There's plenty activity there and the best way to catch it is by using FreeScan software and search/scan 24/7,
you'll be surprised what you hear with a setup like mine and realize the band is far from dead! :)
 

hill

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My County Baltimore County, Maryland still uses 46.46 as a dispatch frequency. The tones are only used for the volunteers on this frequency, but all dispatches come over it, even for the career stations and units.

Some other areas around this in Southern Pennsylvania also still have fire dispatch on low band frequencies.
 

trentbob

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Yep you will still see fire departments on 46 megahertz and 33 megahertz frequencies. The thing is it's simplex, so if you're going to be searching, unless there's skip, if nothing is being used in your area you won't pick up anything in that range. Old baby monitors can be cool as has been said.

I liked it when the highway patrol was on 45 megahertz simplex. If you knew the zones in your area and the Zone car was banging in you knew he was close oh, if he was scratchy you could put the pedal to the metal. LOL.
 

WB9YBM

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Many years ago, the 30-50 mhz range was used for public safety, law enforcement, drive throughs, baby monitors, cordless phones, etc. But I cannot remember the last time I heard anything here. Is this slice of spectrum still being used?
at least here in the Chicago area, everything's migrated to higher frequencies...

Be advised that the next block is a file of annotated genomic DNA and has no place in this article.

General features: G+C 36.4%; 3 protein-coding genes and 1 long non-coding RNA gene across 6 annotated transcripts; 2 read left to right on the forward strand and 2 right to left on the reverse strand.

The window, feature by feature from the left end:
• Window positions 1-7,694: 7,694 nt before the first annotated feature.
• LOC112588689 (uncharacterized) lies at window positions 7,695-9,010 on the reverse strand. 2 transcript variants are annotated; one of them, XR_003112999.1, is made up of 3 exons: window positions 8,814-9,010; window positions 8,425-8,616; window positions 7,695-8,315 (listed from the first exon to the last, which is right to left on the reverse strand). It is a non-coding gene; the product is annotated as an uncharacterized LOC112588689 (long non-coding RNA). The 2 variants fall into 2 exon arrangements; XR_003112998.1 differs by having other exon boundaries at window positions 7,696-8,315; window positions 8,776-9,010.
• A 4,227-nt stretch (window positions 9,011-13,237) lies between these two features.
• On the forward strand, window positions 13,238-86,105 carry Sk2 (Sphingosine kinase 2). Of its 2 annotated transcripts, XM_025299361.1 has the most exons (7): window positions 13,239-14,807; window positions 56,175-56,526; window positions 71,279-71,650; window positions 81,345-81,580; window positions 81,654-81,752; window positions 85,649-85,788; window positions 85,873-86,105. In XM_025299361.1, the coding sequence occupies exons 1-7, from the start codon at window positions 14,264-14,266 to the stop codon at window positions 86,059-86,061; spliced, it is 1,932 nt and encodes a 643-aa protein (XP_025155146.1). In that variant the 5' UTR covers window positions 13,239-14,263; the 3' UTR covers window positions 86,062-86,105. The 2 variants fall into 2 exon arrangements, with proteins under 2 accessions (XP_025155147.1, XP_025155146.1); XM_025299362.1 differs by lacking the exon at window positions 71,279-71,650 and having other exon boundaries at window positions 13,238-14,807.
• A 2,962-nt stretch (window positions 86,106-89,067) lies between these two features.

ko6jw_2

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Another point to keep in mind is that few companies make low band radios anymore. Kenwood supplies the California Highway Patrol. Low band did not go to narrow band and there is no digital that I know off. Also, I think background noise is higher on low band which will limit effective range.

The California Department of Parks and Recreation used to have low band repeaters, but now 800MHz.

Low band can't be beat for uses like the CHP. They will be using more 700/800MHz frequencies, but I think the basic radio system will stay on low band. Many fewer mountain top sites required.
 

12dbsinad

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There is less and less use as the months pass. The noise floor on low band is insane nowadays. Heck, even the 150 range is becoming pretty useless thanks to all the electronic devices including the very own vehicles that radio's are installed in that create RFI. Sure, it's still used but I've never seen a "new" low band system installed from scratch for public safety.
 

empireco

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Picking up 49.540 67.0 right now STRONG! Most likely Pike Electric company national contractors.
Monitoring from Central Kentucky with Cushcraft AR-6 Ringo at 100 feet.